Tuscola students meet woman who grew up in Nazi Germany

By Evan Boyer, Tuscola High School class of 2018 | Feb 10, 2017
Photo by: Donated Students gather around Karoline 'Linda' Morris, who was born and grew up in Nazi Germany.

Earlier this semester, Ms. Smathers’ American History II classes welcomed a special guest speaker, Karoline “Linda” Morris, the grandmother of McKinley Morris, class of 2017.

Born in Nazi Germany, Morris had many vivid memories of that time period, and my American history class had the good fortune to hear her recount her detailed experiences during this time.

The first thing I noticed about her was how verbal and articulate she was, despite her age. I also noticed how cheerful and exuberant she was, even though she was describing her past experiences.

Morris was born in Nuremberg in 1937. As a child living during the Third Reich, she was thrust into a world of fear, extreme prejudice and anti-Semitic ideals.

“Everyone lived in fear,” she said.

She saw this fear in a parade that she was forced to attend, where saluting to Hitler in his motorcade was mandatory for every man, woman and child, including Morris.

“If you refused, they would carry you away,” she said.

Like so many others, Morris’s family was severely affected by the Nazi administration. Her father, being an organist, was taken and forced to guard Auschwitz against his will after hymns he played were deemed inappropriate by the Nazi command.

The capture of her father by people of their own country, coupled with the fleeing of Jewish friends to Switzerland, resulted in a sense of estrangement and alienation for the Morrises, among many others.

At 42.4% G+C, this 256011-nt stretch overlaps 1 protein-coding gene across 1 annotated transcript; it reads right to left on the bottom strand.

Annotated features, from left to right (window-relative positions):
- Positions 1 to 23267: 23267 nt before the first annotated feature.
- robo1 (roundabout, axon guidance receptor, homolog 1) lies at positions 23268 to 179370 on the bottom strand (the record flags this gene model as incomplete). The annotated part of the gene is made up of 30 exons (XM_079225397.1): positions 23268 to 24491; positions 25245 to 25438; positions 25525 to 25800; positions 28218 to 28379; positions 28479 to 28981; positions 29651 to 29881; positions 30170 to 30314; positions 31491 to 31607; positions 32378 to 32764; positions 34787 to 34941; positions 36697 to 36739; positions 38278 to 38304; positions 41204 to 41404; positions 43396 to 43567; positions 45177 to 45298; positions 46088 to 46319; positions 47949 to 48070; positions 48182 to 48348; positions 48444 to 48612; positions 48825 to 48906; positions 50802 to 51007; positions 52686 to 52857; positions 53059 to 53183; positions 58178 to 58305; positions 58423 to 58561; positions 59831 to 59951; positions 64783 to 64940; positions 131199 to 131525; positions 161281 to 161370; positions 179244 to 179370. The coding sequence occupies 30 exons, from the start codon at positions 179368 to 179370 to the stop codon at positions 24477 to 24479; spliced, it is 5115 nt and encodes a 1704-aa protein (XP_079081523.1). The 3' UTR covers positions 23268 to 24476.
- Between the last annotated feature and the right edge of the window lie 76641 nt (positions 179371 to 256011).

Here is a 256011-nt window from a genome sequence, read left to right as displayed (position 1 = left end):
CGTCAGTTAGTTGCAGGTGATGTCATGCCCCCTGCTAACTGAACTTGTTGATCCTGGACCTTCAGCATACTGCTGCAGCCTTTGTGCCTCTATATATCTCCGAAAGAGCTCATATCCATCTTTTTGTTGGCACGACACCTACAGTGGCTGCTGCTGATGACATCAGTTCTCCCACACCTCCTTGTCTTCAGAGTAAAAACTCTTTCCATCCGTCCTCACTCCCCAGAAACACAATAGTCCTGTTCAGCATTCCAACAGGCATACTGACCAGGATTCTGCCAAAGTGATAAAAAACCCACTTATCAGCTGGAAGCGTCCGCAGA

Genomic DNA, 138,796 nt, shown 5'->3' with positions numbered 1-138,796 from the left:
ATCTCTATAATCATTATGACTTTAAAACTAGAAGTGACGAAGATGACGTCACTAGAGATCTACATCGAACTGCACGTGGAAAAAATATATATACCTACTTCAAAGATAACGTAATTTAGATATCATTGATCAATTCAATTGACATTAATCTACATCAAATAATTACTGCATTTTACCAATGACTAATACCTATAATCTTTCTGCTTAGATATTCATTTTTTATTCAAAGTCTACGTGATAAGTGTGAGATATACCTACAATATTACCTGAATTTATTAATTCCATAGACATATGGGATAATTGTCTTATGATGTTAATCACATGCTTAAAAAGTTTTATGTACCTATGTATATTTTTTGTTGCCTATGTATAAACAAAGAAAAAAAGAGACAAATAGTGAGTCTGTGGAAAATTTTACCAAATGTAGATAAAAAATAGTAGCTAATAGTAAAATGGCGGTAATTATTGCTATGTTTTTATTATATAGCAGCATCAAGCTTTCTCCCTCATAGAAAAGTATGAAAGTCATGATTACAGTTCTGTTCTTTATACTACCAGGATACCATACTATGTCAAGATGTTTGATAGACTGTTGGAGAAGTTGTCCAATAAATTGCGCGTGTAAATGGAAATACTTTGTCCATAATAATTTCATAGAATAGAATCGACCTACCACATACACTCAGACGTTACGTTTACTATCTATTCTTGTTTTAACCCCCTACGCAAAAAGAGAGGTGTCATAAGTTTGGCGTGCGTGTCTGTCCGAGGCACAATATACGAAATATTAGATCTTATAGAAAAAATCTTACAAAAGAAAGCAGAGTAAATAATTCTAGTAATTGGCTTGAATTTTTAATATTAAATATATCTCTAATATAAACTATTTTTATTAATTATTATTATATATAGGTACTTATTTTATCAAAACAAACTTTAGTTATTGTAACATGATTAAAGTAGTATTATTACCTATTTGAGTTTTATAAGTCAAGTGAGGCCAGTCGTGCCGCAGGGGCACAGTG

Although it was far from painless, Morris and her mother managed to support themselves in a war-ravaged Germany until her father returned and the Allied forces arrived, undertaking the arduous task of rebuilding the devastated country that was once her home.

She left for America in 1956, shortly after getting married.

From our time with her, something very important struck me about Morris. Despite all her past experiences, she wasn’t at all bitter or morose. Though she was exposed to so much hatred and personal suppression, she exuded a sense of hopefulness unlike anyone I’ve ever met.

“God was watching over me,” she said.

It’s refreshing to learn history in a way that’s as much emotional as factual. It’s invigorating to be in the physical presence of someone who was involved in the history we are being taught.

Her optimism about the history our generation will make is assuring.

“You all are the future of America,” said Morris. “Soon it will be in your hands.”

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